The Center for French Colonial Studies held its annual conference in Mackinaw City, Michigan, Oct. 4-6, 2019. This is an important place for French colonial aficionados because it’s the site of Fort Michilimakinac, the most strategic French trading post in the Great Lakes region. You might say it’s the “mother fort.” Indeed, archaeologists are drawn to it because it has been the site of continuous archaeological investigations since 1959—and they’re not done yet!

To provide some historical context, Jean Nicolet was the first documented French explorer in the Upper Great Lakes region when he passed through the Straits of Mackinac in 1634 in search of that illusive northwest passage to China. Father Jacques Marquette founded his mission at St. Ignace on the north side of the Straits in 1671. Sometime between 1679 and 1683 the French formally established a military presence with the construction of Fort de Buade, also referred to as Missilimakinak (Michilimackinac), in the same area. Lamothe Cadillac served as commandant of the post at the end of the seventeenth century, and the French stayed at the Straits after he departed to establish Fort Pontchartrain in 1701 at present day Detroit. The French moved to the south side of the Straits in 1715 and built Fort Michilimackinac where they officially remained until the end of the Seven Years War, surrendering the fort to the British in 1761.

A welcoming entrance to a French-style building at Fort Michilimackinac. Photo by Helen Crist.
Conference participants were treated to a behind the scenes tour of the reconstructed fort by Dr. Lynn Evans, Director of Archaeology for the Mackinac State Historic Parks Commission. In addition to seeing French-style buildings reconstructed precisely where they once stood, we also witnessed a wide array of artifacts from among the more than one million that have been recovered from the fort, along with preserved archaeological remains such as the burned roof timbers of the powder magazine that the British destroyed before moving to Mackinac Island in the late 1770s.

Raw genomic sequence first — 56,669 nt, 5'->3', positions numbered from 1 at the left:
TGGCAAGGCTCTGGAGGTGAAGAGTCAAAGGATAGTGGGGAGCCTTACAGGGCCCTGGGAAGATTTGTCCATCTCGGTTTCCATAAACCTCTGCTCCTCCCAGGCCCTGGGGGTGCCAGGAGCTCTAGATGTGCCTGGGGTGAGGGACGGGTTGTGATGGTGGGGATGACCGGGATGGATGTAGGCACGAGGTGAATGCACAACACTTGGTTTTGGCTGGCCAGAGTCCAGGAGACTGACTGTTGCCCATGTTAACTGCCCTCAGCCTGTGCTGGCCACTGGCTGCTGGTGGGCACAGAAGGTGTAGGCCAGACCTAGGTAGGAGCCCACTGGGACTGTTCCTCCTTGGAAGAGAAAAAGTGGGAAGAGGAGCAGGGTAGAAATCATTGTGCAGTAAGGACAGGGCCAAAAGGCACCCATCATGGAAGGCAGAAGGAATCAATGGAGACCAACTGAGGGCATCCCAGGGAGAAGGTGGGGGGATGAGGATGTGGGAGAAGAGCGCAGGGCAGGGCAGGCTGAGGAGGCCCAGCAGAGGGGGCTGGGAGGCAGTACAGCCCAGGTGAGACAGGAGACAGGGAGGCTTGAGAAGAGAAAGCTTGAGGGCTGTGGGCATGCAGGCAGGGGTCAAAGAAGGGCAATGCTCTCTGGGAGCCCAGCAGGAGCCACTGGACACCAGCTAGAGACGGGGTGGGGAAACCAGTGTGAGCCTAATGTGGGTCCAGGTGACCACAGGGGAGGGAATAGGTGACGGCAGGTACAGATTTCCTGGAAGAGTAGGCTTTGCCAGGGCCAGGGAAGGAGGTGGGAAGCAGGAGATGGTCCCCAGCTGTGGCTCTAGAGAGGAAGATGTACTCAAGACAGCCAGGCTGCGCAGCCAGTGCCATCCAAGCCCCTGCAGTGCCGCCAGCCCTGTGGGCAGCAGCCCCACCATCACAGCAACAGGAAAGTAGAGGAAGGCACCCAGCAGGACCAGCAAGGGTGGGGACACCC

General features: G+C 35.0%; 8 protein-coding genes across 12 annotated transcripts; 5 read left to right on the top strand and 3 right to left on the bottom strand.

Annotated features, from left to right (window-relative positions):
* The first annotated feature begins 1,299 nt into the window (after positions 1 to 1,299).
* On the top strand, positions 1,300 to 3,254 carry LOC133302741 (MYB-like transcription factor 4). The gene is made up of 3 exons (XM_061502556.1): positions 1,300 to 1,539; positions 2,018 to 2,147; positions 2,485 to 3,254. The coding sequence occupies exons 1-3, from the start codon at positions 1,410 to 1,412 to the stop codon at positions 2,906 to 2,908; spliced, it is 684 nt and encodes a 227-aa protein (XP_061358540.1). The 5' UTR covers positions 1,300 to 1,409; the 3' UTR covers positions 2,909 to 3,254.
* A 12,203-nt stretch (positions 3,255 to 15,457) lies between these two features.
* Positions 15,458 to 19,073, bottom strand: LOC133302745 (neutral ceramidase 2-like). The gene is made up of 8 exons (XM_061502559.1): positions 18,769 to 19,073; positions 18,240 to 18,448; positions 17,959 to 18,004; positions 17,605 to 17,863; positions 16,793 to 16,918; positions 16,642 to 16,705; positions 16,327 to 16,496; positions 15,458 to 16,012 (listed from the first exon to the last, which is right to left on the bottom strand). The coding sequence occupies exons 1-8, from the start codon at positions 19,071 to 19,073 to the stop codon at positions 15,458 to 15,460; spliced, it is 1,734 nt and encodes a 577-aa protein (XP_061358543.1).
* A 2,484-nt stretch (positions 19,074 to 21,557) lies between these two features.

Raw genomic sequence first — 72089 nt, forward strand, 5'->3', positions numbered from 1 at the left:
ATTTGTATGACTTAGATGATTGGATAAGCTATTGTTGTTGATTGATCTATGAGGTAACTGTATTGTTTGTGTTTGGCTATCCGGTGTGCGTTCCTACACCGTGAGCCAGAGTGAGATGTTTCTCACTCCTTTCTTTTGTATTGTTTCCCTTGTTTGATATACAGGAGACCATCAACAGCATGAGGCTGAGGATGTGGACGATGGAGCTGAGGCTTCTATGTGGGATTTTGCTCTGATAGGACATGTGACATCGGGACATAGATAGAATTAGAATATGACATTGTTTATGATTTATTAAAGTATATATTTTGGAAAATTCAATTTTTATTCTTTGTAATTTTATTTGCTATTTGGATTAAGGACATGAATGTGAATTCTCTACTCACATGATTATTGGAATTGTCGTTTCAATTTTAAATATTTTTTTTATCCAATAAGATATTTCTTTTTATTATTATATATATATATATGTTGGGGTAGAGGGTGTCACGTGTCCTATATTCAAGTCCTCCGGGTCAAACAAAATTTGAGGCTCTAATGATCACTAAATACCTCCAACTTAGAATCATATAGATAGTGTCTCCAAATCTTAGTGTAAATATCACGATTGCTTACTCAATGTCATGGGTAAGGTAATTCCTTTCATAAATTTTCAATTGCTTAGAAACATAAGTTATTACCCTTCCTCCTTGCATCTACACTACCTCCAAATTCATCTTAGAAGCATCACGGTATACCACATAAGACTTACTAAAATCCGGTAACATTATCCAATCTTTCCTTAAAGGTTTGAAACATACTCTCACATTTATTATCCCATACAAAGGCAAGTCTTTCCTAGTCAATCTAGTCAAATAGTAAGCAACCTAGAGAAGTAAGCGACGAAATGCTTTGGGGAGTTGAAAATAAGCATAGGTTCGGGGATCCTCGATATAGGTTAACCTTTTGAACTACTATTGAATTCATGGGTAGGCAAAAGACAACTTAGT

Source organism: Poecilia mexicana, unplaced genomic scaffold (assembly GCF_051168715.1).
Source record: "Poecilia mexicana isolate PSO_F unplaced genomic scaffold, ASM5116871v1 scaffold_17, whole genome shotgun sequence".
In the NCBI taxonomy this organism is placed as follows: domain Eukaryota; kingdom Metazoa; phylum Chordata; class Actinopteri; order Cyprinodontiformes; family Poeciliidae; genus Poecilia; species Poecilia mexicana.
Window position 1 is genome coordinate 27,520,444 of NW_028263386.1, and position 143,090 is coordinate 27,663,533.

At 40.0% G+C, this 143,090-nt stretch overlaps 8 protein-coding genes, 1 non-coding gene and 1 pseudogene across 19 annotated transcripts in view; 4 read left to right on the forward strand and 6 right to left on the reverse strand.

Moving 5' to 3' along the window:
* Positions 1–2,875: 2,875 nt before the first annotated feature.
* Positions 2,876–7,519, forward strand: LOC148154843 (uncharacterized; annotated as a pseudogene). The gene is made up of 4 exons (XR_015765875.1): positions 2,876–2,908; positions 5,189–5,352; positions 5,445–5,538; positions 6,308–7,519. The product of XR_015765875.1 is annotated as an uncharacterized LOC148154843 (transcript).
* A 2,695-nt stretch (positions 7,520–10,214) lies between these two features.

Saturday was filled with presentations about the archaeology (of course!), history, and genealogy of the French in the Mackinac region. Fort St. Joseph staff and supporters were well represented on the program and in the audience. Lynn Evans discussed some of the artifacts of religious devotion from Michilimackinac, a timely topic since Dr. Joe Brandão and I are currently studying the Jesuits and religious artifacts at Fort St. Joseph. James Dunnigan, a participant in the 2013 field season at Fort St. Joseph and M.A. candidate in Anthropology at WMU, discussed his research on the external village at Fort Michilimackinac. I had the opportunity to summarize 21 years of investigations at Fort St. Joseph, drawing on findings from our recent book, Fort St. Joseph Revealed (University Press of Florida, 2019). I closed by sharing some of the exciting work we conducted this past field season that revealed in tact deposits associated with the fort beneath the 20th century dump that deterred archaeologists for decades. Erika Hartley, the current Fort St. Joseph Curatorial Fellow, discussed the work we are doing to preserve the past for the future at Fort St. Joseph and why it is important to ensure proper curation of the archaeological collection.

The colorful Timothy Kent addressing the audience at the conference. Photo by Loraine DiCerbo.